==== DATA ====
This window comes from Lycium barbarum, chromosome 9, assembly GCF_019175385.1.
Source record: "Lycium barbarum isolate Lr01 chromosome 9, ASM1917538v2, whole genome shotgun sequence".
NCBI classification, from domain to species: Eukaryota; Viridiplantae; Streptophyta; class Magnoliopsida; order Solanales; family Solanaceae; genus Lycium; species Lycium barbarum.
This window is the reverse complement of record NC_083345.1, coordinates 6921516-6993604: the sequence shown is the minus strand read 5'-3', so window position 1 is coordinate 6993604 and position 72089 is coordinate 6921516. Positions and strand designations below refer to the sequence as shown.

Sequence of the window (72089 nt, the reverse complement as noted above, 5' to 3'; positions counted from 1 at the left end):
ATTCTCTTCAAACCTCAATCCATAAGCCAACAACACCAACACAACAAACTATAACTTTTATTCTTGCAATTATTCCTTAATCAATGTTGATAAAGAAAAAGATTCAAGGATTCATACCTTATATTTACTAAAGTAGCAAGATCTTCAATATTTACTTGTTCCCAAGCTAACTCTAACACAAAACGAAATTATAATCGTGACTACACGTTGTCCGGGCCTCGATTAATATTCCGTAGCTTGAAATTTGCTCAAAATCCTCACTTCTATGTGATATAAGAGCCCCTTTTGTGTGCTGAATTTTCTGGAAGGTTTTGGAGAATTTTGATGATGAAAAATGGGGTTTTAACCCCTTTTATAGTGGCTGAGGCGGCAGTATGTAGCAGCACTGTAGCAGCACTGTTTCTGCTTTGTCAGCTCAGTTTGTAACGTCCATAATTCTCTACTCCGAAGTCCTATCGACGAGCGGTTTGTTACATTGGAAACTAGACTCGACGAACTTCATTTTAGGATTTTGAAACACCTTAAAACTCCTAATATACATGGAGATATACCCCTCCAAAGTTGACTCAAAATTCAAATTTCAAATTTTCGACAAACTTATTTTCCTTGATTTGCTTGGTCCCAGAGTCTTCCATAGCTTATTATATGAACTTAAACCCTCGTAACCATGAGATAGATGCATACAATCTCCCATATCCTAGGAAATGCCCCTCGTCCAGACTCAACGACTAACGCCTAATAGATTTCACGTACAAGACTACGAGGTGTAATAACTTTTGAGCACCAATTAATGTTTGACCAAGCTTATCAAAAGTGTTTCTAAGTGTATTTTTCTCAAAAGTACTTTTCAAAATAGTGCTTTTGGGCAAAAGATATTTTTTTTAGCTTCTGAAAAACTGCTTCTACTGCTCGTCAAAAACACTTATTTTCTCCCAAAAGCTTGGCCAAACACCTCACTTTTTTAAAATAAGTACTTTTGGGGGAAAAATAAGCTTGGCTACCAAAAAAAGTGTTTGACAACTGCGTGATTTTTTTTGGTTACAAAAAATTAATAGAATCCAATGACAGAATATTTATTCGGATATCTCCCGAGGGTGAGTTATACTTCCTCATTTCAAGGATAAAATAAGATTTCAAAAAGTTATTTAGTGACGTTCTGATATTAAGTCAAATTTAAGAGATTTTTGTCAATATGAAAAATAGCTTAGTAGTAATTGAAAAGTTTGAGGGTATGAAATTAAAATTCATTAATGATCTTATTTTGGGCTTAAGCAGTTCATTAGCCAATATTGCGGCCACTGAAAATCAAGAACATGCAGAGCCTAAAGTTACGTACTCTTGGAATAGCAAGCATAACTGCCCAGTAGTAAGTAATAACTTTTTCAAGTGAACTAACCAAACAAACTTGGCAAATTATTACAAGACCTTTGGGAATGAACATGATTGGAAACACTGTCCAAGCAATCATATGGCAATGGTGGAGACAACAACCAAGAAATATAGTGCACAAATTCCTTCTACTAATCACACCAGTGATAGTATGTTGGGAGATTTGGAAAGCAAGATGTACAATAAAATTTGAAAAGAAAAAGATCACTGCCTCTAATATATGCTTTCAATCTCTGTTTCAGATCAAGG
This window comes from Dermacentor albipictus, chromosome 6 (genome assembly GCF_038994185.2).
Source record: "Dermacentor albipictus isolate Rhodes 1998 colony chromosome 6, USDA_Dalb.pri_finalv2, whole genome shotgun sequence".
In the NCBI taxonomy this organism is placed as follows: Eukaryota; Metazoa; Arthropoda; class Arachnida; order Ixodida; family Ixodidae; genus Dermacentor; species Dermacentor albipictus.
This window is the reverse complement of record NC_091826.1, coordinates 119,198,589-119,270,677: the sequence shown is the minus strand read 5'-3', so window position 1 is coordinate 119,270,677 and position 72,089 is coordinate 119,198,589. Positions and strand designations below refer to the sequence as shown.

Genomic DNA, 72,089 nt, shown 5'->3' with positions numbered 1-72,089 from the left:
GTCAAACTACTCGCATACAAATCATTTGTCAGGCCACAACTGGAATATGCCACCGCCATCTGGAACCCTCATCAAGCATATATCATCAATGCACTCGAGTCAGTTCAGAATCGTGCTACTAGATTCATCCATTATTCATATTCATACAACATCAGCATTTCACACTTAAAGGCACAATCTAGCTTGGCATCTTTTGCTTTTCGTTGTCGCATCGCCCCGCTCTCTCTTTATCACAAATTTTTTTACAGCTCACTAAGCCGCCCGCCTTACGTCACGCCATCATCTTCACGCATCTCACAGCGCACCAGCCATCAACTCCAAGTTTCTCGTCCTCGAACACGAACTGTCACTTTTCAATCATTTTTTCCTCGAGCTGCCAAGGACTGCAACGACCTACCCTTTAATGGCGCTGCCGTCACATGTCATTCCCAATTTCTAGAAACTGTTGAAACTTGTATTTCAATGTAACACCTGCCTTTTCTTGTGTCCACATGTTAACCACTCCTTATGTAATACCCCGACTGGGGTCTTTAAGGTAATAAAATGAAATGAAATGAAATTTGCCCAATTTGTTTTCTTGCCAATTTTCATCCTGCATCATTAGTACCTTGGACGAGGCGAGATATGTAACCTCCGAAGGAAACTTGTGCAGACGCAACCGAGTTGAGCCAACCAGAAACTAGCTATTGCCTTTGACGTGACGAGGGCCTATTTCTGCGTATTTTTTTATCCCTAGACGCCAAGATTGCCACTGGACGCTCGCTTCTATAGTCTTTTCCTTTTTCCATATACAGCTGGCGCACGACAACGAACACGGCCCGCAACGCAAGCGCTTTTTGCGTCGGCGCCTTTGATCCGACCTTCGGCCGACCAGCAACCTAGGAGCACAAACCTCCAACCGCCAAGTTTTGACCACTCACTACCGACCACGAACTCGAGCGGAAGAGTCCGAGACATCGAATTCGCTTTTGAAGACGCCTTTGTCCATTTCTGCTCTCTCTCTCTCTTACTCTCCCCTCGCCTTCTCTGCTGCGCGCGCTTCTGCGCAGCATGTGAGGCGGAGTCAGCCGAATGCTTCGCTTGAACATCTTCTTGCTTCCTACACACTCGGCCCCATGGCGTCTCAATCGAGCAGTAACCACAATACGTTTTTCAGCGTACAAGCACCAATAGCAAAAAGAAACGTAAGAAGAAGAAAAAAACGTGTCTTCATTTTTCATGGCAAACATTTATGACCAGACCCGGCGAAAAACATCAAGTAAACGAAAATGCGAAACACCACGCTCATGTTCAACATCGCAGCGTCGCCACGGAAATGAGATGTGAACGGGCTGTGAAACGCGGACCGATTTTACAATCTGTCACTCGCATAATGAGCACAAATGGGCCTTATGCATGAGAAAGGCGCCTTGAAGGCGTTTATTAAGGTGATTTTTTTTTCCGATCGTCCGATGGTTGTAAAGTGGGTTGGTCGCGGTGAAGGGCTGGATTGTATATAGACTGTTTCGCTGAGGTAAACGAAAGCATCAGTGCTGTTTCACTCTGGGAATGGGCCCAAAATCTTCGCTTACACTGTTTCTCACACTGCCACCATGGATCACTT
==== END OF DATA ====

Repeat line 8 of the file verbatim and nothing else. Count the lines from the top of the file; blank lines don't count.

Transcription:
Source record: "Dermacentor albipictus isolate Rhodes 1998 colony chromosome 6, USDA_Dalb.pri_finalv2, whole genome shotgun sequence".